Jesus and his disciples are near to Jerusalem, at Bethpage and Bethany; when they are at the Mount of Olives, Jesus tells His disciples to find a colt for Him to ride on into Jerusalem; a few people ask the disciples what they are doing, but when they say that “The Lord needs it,” they let them go; the disciples spread their cloaks on the colt for Jesus to sit on; the people spread their cloaks and palm branches out on the road, exclaiming, “Hosanna!” (which means: “Save now”) as Jesus rides in; Jesus goes out to Bethany with the 12 disciples; the next day, Jesus walks up to a fig tree, notices it is has healthy leaves but no figs, and so he curses it that no one may ever eat from it again; Jesus enters the temple complex and drives out all the sellers and money-changers because they defile Gods’ temple; the chief priests and scribes see what is going on and plot to kill him; at evening, Jesus and his disciples leave the city; the next morning, they pass the fig tree and see that it is withered to its roots; the disciples are astonished that it is withered already; Jesus begins to tell them that if they have faith, they can do anything, and that if they ask anything in prayer to believe they have received it; Jesus tells them to forgive others before they ask God for forgiveness; then they go back to Jerusalem; the chief priests and scribes challenge Jesus’ authority for teaching; Jesus asks them, “by what authority did John the Baptists teach, from earth or heaven?” and they chief priests and scribes say, “I don’t know”; Jesus says that he also will not tell them by what authority he does things.

Jesus in Mark 11

Jesus sends his disciples to do a task (v. 1)

Jesus instructs them on their task (v. 2)

Jesus reassures them they will succeed (v. 3)

Jesus’ words are trustworthy (v. 6)

Jesus’ words have power (v. 6)

Jesus didn’t need a fancy horse, just a colt (v. 7)

Jesus was welcomed as King by the people who “spread out their cloaks” on the ground for him (v. 7)

Jesus receives respect and honor from His people (v. 8)

Jesus was acknowledged as a King as the people shouted to Him “Hosanna” or “save now” (v. 9)

Jesus is blessed (v. 9)

Jesus comes in the name of the Lord God (v. 9)

Jesus comes to restore the kingdom of David (v. 10)

Jesus is worshipped by the people (v. 9-10)

Jesus enters the holy temple of Jerusalem (v. 11)

Jesus withdraws to Bethany with His disciples (v. 11)

Jesus prioritizes spending alone time with His followers (v. 11)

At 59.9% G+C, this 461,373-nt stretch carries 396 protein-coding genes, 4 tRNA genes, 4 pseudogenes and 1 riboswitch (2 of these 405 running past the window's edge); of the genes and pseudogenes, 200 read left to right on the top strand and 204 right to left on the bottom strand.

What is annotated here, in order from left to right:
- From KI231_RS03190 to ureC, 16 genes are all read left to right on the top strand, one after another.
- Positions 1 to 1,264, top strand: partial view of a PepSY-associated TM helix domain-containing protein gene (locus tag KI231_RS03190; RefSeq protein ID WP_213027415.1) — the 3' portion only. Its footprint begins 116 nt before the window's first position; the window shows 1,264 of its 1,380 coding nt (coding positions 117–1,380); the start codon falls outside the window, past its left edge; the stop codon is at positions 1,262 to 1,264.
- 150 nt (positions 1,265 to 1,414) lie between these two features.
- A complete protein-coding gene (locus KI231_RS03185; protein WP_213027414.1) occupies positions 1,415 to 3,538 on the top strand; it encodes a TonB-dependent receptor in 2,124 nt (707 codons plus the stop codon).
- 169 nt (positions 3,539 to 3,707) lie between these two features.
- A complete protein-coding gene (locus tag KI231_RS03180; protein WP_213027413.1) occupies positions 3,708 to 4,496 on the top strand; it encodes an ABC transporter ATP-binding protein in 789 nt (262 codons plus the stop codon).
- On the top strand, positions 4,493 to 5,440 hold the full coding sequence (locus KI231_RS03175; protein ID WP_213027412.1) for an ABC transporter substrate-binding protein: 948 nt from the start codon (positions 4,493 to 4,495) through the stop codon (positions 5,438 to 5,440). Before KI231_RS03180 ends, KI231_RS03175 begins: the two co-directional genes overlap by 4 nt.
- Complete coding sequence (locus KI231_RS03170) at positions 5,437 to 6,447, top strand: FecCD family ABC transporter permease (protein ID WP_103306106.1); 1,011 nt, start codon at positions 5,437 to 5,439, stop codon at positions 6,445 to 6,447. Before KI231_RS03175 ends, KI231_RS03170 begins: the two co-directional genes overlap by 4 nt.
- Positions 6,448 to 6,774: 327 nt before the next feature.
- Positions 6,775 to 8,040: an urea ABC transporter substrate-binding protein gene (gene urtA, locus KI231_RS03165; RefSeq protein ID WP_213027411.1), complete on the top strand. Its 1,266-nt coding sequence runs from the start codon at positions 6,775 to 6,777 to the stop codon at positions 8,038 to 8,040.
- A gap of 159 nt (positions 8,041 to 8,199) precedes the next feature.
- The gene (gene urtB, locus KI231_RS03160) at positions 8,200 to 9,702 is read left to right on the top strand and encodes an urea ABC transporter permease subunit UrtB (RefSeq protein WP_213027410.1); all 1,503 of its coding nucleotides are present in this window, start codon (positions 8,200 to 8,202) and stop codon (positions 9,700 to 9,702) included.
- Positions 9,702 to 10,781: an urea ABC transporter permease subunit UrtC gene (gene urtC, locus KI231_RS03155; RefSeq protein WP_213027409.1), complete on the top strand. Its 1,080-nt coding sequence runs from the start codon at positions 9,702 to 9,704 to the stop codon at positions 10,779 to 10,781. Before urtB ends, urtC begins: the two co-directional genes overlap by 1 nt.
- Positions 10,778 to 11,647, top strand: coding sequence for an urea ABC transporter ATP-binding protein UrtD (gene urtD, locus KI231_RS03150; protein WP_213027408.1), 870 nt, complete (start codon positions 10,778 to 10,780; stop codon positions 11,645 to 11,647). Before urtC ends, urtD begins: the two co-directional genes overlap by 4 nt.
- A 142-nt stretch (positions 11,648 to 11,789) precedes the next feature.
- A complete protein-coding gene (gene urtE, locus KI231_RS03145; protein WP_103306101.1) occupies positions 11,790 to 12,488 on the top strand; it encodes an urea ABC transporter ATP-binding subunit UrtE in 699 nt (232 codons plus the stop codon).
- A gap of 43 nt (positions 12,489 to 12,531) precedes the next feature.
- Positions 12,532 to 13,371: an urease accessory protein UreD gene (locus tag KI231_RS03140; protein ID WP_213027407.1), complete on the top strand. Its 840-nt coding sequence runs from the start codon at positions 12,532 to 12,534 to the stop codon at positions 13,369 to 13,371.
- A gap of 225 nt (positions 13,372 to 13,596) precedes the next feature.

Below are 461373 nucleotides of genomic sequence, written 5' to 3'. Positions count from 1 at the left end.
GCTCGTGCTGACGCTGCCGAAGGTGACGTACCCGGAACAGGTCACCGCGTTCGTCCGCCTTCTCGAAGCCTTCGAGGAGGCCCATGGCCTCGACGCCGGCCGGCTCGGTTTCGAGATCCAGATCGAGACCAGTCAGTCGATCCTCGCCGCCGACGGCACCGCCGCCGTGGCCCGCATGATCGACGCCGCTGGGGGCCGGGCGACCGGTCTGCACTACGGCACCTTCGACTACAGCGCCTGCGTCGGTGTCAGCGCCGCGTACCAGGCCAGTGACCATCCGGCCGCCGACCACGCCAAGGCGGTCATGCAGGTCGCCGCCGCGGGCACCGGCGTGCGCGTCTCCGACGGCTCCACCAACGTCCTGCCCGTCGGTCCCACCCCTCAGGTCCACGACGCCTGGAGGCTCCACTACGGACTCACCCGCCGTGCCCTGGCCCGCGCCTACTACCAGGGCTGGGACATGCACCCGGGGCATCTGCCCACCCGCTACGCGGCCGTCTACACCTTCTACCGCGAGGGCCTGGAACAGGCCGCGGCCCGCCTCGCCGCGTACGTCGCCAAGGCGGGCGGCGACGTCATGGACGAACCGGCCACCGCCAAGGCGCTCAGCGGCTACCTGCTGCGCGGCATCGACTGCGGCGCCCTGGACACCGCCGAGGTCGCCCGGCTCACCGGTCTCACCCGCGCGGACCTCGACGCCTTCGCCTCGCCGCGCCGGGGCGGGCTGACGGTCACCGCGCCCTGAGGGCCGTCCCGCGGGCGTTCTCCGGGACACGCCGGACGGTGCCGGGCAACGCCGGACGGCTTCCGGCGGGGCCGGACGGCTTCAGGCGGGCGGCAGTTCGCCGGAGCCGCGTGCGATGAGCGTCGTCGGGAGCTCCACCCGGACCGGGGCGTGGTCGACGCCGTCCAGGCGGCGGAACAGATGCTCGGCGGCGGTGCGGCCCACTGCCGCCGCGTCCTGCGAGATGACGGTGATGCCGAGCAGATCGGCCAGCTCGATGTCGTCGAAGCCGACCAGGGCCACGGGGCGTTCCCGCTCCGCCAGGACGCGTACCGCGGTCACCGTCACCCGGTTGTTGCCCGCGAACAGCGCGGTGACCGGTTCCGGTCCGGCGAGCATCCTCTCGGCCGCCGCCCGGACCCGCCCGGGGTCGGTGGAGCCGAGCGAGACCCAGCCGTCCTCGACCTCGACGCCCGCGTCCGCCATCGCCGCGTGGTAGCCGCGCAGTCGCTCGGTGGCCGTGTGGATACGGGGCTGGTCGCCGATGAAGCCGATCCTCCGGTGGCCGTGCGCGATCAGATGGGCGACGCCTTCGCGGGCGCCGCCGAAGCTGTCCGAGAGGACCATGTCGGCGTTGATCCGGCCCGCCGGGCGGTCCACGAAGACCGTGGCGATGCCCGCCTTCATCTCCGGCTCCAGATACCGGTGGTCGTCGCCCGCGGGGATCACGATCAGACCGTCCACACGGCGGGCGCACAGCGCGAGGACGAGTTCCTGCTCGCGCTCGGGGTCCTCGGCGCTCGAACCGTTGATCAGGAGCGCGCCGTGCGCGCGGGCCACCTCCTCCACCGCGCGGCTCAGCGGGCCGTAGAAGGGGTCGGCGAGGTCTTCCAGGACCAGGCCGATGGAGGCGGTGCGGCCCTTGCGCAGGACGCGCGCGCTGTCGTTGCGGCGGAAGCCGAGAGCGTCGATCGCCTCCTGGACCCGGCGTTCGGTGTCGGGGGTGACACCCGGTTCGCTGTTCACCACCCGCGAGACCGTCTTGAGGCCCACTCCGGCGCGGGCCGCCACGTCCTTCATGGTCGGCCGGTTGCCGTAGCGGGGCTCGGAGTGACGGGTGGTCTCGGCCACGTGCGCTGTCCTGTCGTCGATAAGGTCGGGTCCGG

Jesus gets hungry, reinforcing His humanity (v. 12)

Jesus curses a barren fig tree (v. 13-14)

Jesus drives out sellers and money-changers (v. 15)

Jesus is angered at the misuse of the temple (v. 15-16)

Jesus teaches that God’s temple is to be a place of prayer not a den of thieves (v. 17)

Jesus is hated by the chief priests and scribes (v. 18)

Jesus is feared by the chief priests and scribes (v. 18)

Jesus’ teachings astonish the crowds (v. 18)

Jesus words of either cursing or blessing always transpire (v. 21)

Jesus encourages His disciples to have faith (v. 22)

Jesus inspires His disciples to believe that what they say will come to pass (v. 23)

Jesus reassures His disciples that any request from God is received if one believes (v. 24)

Jesus teaches His disciples to forgive others if they want God to forgive them (v. 25)

Jesus’ polarizing nature causes enemies to challenge Him (v. 28)

Jesus faces challengers when necessary (v. 28)

Jesus is never intimidated (v. 29)

Jesus is in control of the situation (v. 29)

Jesus always outsmarts the enemy (v. 29-33)

Jesus is silent to the hard-hearted (v. 33)

 

“And those who went before and those who followed were shouting, “Hosanna! Blessed is he who comes in the name of the Lord! Blessed is the coming kingdom of our father David! Hosanna in the highest!” – Mark 11:9-10

 

Questions for Today:

  • What attributes of Jesus stood out to me in Mark 11?
  • Why do you think Jesus was angered by the sellers and money changers in the temple?
  • Am I misusing the temple of God (my heart) in my own life by the things that I do?
  • What is it that God needs to drive out in my life?
  • What next step is Jesus asking me to take in my relationship with Him?